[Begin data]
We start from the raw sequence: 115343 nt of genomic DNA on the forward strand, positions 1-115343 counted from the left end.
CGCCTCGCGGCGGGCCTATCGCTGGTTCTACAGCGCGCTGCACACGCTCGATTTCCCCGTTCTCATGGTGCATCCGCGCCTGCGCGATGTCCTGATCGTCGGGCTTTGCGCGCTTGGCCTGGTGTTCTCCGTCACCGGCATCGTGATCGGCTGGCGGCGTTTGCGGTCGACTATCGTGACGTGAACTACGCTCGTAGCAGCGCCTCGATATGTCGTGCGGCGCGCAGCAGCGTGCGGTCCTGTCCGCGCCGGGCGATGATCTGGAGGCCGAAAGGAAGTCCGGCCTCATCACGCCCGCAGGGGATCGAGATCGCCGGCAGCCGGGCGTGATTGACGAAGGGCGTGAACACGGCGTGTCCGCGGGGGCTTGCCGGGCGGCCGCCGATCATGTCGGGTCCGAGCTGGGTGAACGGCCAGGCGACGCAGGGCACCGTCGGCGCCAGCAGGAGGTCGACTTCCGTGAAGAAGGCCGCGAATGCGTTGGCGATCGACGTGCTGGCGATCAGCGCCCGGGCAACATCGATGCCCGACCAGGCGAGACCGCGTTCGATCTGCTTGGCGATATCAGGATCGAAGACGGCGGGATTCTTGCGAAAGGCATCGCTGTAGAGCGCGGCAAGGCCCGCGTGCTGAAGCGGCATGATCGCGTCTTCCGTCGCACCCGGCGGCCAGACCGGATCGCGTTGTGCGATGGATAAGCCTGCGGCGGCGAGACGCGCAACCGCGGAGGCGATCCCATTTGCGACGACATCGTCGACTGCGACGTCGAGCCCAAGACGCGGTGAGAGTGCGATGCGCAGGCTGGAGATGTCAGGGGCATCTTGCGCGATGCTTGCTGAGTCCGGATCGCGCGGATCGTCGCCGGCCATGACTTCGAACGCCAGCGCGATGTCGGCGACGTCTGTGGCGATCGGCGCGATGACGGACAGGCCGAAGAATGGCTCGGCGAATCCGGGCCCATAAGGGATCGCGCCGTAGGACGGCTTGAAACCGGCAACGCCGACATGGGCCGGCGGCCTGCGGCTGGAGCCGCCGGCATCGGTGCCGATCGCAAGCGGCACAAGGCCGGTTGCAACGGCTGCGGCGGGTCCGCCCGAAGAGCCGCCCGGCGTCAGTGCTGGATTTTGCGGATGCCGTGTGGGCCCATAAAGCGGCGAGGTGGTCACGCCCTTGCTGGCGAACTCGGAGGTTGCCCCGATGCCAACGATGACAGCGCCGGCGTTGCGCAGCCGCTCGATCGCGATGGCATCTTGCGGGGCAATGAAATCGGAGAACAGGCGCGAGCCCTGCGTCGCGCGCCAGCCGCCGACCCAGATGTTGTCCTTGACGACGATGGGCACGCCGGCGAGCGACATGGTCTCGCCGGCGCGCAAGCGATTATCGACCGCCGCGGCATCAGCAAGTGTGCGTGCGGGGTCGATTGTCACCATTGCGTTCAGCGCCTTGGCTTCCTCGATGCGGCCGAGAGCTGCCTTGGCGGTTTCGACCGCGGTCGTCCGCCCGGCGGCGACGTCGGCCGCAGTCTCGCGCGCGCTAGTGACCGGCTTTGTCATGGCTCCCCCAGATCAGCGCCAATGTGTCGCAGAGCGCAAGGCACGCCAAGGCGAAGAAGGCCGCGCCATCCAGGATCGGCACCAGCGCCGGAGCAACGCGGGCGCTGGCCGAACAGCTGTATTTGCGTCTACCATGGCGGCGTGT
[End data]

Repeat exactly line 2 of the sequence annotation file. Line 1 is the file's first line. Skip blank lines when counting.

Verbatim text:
CGCCTCGCGGCGGGCCTATCGCTGGTTCTACAGCGCGCTGCACACGCTCGATTTCCCCGTTCTCATGGTGCATCCGCGCCTGCGCGATGTCCTGATCGTCGGGCTTTGCGCGCTTGGCCTGGTGTTCTCCGTCACCGGCATCGTGATCGGCTGGCGGCGTTTGCGGTCGACTATCGTGACGTGAACTACGCTCGTAGCAGCGCCTCGATATGTCGTGCGGCGCGCAGCAGCGTGCGGTCCTGTCCGCGCCGGGCGATGATCTGGAGGCCGAAAGGAAGTCCGGCCTCATCACGCCCGCAGGGGATCGAGATCGCCGGCAGCCGGGCGTGATTGACGAAGGGCGTGAACACGGCGTGTCCGCGGGGGCTTGCCGGGCGGCCGCCGATCATGTCGGGTCCGAGCTGGGTGAACGGCCAGGCGACGCAGGGCACCGTCGGCGCCAGCAGGAGGTCGACTTCCGTGAAGAAGGCCGCGAATGCGTTGGCGATCGACGTGCTGGCGATCAGCGCCCGGGCAACATCGATGCCCGACCAGGCGAGACCGCGTTCGATCTGCTTGGCGATATCAGGATCGAAGACGGCGGGATTCTTGCGAAAGGCATCGCTGTAGAGCGCGGCAAGGCCCGCGTGCTGAAGCGGCATGATCGCGTCTTCCGTCGCACCCGGCGGCCAGACCGGATCGCGTTGTGCGATGGATAAGCCTGCGGCGGCGAGACGCGCAACCGCGGAGGCGATCCCATTTGCGACGACATCGTCGACTGCGACGTCGAGCCCAAGACGCGGTGAGAGTGCGATGCGCAGGCTGGAGATGTCAGGGGCATCTTGCGCGATGCTTGCTGAGTCCGGATCGCGCGGATCGTCGCCGGCCATGACTTCGAACGCCAGCGCGATGTCGGCGACGTCTGTGGCGATCGGCGCGATGACGGACAGGCCGAAGAATGGCTCGGCGAATCCGGGCCCATAAGGGATCGCGCCGTAGGACGGCTTGAAACCGGCAACGCCGACATGGGCCGGCGGCCTGCGGCTGGAGCCGCCGGCATCGGTGCCGATCGCAAGCGGCACAAGGCCGGTTGCAACGGCTGCGGCGGGTCCGCCCGAAGAGCCGCCCGGCGTCAGTGCTGGATTTTGCGGATGCCGTGTGGGCCCATAAAGCGGCGAGGTGGTCACGCCCTTGCTGGCGAACTCGGAGGTTGCCCCGATGCCAACGATGACAGCGCCGGCGTTGCGCAGCCGCTCGATCGCGATGGCATCTTGCGGGGCAATGAAATCGGAGAACAGGCGCGAGCCCTGCGTCGCGCGCCAGCCGCCGACCCAGATGTTGTCCTTGACGACGATGGGCACGCCGGCGAGCGACATGGTCTCGCCGGCGCGCAAGCGATTATCGACCGCCGCGGCATCAGCAAGTGTGCGTGCGGGGTCGATTGTCACCATTGCGTTCAGCGCCTTGGCTTCCTCGATGCGGCCGAGAGCTGCCTTGGCGGTTTCGACCGCGGTCGTCCGCCCGGCGGCGACGTCGGCCGCAGTCTCGCGCGCGCTAGTGACCGGCTTTGTCATGGCTCCCCCAGATCAGCGCCAATGTGTCGCAGAGCGCAAGGCACGCCAAGGCGAAGAAGGCCGCGCCATCCAGGATCGGCACCAGCGCCGGAGCAACGCGGGCGCTGGCCGAACAGCTGTATTTGCGTCTACCATGGCGGCGTGT